Pain and Unpleasantness Evoked by a Cold Pressor Test: RESULTS

In: Main

11 Mar 2010

None of the volunteers withdrew their immersed hand before the fixed time period of 3 minutes had been completed. The medians for the VAS scores for the three methods are shown in Table 1. In the male group, 3D video produced a statistically significant reduction in pain and unpleasantness compared with the control condition (P < .01), whereas there was no significant effect of 2D video. In the female group, there was a significant reduction of unpleasantness using the 2D video compared with the control (P < .05); no other significant effects were seen in the female group. Between the groups (males and females), there was a significant difference (P < .01) in the rating of unpleasantness in the 3D video condition, while there were no significant differences between genders in the other conditions (2D, control).

Table 1. Median and Range for VAS Scores of Pain and Unpleasantness for Males and Females

Males (N

= 13)

Females (N

= 11)

Pain

Unpleasantness

Pain

Unpleasantness

Three-dimensional video Two-dimensional video Control 23 (5-73)* 42 (2-83) 48 (0-88) 23 (12-71)’ 31 (12-83) 40 (13-82) 50 (1-78) 38 (10-70) 45 (12-98) 50 (35-89) 42 (16-73)t 48 (16-70)

Table 2 shows the result of the question “If you were going to participate in another cold pressor test, would you prefer 2D video, 3D video, or no video?” Of the volunteers who rated the 3D condition as the one causing the most pain reduction, 73% stated that the 3D would be the preferred method if they were to repeat the test again. Of the volunteers who had rated 2D as the least painful condition under which to undergo a cold pressor test, 75% preferred the 2D method if they were to participate again. None of the volunteers stated that they would prefer to repeat the test without video glasses.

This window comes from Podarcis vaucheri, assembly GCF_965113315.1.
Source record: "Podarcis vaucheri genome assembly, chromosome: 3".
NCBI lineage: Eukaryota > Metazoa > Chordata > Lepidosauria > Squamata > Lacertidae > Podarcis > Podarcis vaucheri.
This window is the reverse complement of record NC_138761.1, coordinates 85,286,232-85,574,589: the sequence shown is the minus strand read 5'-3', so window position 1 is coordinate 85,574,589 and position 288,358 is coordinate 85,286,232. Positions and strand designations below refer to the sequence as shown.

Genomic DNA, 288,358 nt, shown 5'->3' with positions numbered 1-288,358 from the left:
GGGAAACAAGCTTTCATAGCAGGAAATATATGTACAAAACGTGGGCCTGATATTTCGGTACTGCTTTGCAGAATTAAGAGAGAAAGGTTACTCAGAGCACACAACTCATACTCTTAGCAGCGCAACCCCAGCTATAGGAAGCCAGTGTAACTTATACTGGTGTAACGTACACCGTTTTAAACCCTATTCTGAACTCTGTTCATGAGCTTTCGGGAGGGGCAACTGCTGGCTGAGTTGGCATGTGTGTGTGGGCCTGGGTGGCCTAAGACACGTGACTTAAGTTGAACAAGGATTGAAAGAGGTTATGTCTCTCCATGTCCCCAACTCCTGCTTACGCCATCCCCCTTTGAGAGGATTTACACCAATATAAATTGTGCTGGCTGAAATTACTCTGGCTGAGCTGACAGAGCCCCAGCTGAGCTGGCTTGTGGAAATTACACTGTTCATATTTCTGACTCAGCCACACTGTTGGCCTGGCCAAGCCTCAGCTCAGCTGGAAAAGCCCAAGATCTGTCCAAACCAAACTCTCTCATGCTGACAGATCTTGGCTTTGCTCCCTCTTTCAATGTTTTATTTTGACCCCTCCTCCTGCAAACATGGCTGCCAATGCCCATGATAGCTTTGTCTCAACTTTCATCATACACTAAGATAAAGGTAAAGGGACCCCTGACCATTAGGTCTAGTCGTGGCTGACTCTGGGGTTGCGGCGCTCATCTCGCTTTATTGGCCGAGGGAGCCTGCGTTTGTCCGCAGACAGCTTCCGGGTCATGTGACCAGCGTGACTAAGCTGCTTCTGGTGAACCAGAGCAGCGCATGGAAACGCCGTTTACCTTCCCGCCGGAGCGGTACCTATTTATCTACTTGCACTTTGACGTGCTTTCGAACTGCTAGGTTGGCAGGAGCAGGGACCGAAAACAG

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Table 2. Answers to the Question “If you were going to re-peat the cold pressor test, would you prefer it with 2D video, 3D video, or without video?”

Males (%) (N = 13) Females (%) (N = 11)
Three-dimensional video

61.5

36.4

Two-dimensional video

30.8

54.5

Video, but no preferences

7.7

9.1

No video

0.0

0.0


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Blog invites submissions of review articles, reports on clinical techniques, case reports, conference summaries, and articles of opinion pertinent to the control of pain and anxiety in dentistry.